Sudan's political parties divided over relations with Israel
Political parties in Sudan are divided about normalisation of relations with Israel. The Sudanese government defends its decision to do so.
Sovereign Council chairperson Lt Gen Abdelfattah El Burhan, Prime Minister Abdallah Hamdok, US President Donald Trump and Israeli Prime Minister Benjamin Netanyahu announced on Friday that Sudan will normalise its relations with Israel.
The National Umma Party, the Communist Party of Sudan, the Arab Baath Party, and the Nasserite Baath Party, denounced normalisation of relations with Israel. The Sudanese Congress Party, the Democratic Unionist Party, the National Umma Party faction led by Mubarak El Fadel, the Republican Party, and the Sudan Revolutionary Front rebel alliance support it.
The Democratic Forces Movement (Hagg), which also supports normalisation of the relations with Israel, called on the Sovereign Council and the Council of Ministers to cancel the Israel Boycott Law of 1958.
Minister of Justice Nasreldin Abdelbari said at a press conference yesterday that the transitional government is empowered by the Constitutional Document to conduct foreign policy in the interests of the Sudanese people.
According to Abdelbari, the final normalisation agreement with Israel should, like all treaties with other countries, be approved by parliament. However, if the Legislative Council has not been established when the final normalisation agreement will be signed, the Sovereign Council and the Council of Ministers can bear the responsibility.
The Minister of Justice denied that normalising the relations with Israel means that Sudan pays a heavy price, or that unjust conditions are imposed on Sudan by the US administration. He described the negotiations as “sincere and respectful, taking into account the interests of all negotiating parties”.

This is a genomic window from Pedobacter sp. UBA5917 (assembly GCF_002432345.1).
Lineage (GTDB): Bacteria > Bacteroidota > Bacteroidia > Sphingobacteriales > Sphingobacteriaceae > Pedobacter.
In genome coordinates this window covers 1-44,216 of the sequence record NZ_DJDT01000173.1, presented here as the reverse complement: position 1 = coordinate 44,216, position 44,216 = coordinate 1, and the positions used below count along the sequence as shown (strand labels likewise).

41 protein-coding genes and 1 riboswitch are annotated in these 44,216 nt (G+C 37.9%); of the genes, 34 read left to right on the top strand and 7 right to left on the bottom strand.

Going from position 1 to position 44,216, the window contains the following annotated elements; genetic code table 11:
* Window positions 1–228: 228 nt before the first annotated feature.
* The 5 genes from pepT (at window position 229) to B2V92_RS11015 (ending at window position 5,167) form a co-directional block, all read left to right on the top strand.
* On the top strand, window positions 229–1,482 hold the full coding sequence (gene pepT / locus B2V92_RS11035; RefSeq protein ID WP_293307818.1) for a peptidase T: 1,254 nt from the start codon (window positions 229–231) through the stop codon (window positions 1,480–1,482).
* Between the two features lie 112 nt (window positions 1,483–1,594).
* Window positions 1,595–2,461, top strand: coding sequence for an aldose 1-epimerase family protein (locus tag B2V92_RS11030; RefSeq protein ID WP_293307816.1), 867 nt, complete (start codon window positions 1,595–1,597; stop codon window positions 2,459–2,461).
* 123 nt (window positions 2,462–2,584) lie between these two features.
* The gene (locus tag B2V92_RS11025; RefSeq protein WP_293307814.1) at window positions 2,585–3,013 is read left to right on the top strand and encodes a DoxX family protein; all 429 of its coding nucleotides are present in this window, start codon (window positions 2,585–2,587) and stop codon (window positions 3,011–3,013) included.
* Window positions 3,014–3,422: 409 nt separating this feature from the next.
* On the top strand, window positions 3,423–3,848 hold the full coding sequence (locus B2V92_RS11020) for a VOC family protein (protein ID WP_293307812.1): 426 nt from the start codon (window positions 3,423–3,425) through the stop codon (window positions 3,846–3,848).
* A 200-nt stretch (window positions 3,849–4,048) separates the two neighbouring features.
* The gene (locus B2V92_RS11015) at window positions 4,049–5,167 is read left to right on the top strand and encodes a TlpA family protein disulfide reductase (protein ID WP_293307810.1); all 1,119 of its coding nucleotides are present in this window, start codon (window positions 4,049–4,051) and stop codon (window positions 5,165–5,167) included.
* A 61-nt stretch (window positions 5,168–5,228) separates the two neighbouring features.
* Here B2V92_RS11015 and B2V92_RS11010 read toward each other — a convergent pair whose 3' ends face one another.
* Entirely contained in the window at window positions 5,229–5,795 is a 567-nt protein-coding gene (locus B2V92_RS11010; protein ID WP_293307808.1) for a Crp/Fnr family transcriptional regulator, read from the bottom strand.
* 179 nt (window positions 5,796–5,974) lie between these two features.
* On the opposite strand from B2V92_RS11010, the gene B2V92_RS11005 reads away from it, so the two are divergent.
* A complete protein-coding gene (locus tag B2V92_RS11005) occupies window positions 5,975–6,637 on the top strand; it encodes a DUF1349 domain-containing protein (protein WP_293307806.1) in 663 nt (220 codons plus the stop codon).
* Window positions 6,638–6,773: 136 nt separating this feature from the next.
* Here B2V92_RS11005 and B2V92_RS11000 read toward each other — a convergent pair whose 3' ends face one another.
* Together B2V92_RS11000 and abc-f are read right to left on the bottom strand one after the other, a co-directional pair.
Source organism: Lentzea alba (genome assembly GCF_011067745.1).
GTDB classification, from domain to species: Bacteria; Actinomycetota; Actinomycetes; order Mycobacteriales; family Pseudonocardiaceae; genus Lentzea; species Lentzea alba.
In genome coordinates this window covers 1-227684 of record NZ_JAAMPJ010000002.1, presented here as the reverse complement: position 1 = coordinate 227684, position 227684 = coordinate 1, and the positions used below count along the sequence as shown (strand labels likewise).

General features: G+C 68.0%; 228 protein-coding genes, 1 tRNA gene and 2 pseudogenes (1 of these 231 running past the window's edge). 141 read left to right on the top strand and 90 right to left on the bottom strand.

The minister of justice emphasised that “there is no such thing as a constant” in Sudan, “because there has never been consensus in the history of Sudan on basic principles”. “The historically dominant political elites in this country assume that the principles they believe in should be binding to all people.”
Delegations from Sudan and Israel are scheduled to meet in the coming weeks to negotiate agreements for cooperation in the fields of agriculture, trade, economy, aviation, immigration and other issues to further the common interests of the two peoples.
Ministry of Foreign Affairs
The Ministry of Foreign Affairs said in a statement yesterday that Sudan’s decision to normalise relations with Israel was driven by “the will to achieve the aspirations of the people and the stability of the country”.
The Council of Ministers stated that there is no connection between removing Sudan from the list of State Sponsors of Terrorism and normalisation of relations with Israel.
In a lengthy statement, the Council of Ministers explained how and why the decision to normalise relations with Israel was taken. It states that “Sudan and its people are innocent of the accusation of terrorism”. Developing relations with other countries is in the interest of Sudan and the Sudanese, and necessary for the democratic transition.
Secretary-General of the United Nations António Guterres welcomed normalisation of relations between Sudan and Israel. He expressed the hope that enhancing cooperation and economic relations will provide new opportunities for boosting peace and economic prosperity in the Horn of Africa and the Middle East.
Radio Dabanga’s editorial independence means that we can continue to provide factual updates about political developments to Sudanese and international actors, educate people about how to avoid outbreaks of infectious diseases, and provide a window to the world for those in all corners of Sudan. Support Radio Dabanga for as little as €2.50, the equivalent of a cup of coffee.
Back to overview